Sustainability in 2023: My ‘Predictions’
For a few years, every January an environmental website used to ask me for my predictions for 2023. I never liked doing it as I either had to say ‘Trend X will continue’ or make some wild predictions about sudden step changes which were very unlikely to come true, while missing some other unpredictable events – I mean, who foresaw the then PM Theresa May signing the UK up to Net Zero by 2050 in 2019?
So, I’m not going to indulge in wild predictions, but here are the trends I think we’ll see more of in 2023:
- Retrofitting existing housing stock will scale up from pilot projects to estate-level projects. There will be ‘learning experiences’ along the way, but by the end of the year, economies of scale and a stronger supply chain will start to make net zero housing more feasible which will, in turn, start to influence new build.
- The EV sector will start to grow and, with it, new models of charging infrastructure. As well as electric cars, cargobikes and other ebikes will be a much more common as people realise they don’t need cars so much. Micro-mobility won’t yet break through unless the Government legalises privately-owned escooters (and then the hire schemes will disappear the way most bike hire schemes have bitten the dust).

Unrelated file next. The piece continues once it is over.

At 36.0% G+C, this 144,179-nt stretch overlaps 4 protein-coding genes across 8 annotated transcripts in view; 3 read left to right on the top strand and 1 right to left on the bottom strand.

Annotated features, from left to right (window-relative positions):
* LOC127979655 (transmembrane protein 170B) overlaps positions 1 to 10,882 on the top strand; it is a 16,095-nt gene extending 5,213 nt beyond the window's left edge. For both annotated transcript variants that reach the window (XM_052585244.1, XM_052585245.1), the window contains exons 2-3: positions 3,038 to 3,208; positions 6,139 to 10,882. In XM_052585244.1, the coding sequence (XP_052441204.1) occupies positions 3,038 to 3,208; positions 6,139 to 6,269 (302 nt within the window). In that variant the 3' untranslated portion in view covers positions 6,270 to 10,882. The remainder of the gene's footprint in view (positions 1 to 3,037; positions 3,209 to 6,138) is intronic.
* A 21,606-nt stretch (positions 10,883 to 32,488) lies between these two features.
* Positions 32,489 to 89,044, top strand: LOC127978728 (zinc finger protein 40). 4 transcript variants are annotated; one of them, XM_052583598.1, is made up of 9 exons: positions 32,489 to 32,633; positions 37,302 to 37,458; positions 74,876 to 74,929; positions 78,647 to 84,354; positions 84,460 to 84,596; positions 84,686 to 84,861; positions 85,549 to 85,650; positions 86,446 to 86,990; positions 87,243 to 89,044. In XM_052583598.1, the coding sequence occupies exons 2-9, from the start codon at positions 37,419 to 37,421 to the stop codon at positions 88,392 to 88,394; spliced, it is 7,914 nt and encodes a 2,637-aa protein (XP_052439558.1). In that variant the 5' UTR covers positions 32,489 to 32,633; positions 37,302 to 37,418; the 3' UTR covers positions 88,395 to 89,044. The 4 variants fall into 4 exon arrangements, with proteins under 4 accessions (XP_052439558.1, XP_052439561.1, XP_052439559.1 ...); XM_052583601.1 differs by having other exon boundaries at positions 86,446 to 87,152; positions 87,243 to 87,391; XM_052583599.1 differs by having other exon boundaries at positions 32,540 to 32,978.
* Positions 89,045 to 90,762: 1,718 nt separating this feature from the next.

- Renewables will continue to trend upward, and with them the grid infrastructure developments such as vehicle-to-grid (V2G) to increase storage – I suspect we’ll start to see pilot projects of the latter start to emerge.
- The circular economy will be more talked about than done in practice. If any sector will make it happen, it will be plastic packaging.
- Likewise the hydrogen economy will get more hype, but little realisation.
- More pressure groups will follow Extinction Rebellion’s realisation that pissing off the general public isn’t a great recruiting sargeant.
- The reactionary right will continue their shift away from outright climate denialism to trying to put the brakes on change – we’ll hear more euphemisms for ‘do nothing’ such as “smart Net Zero”. Likewise, we’ll see more newspaper columns decrying ESG, CSR and EDI in business using selective anecdotes. The businesses that are apparently afflicted by such ‘woke’ thinking will ignore all this nonsense and get on with it.
I know I’m not really sticking my neck out with these, but there will be a couple of unexpected changes too.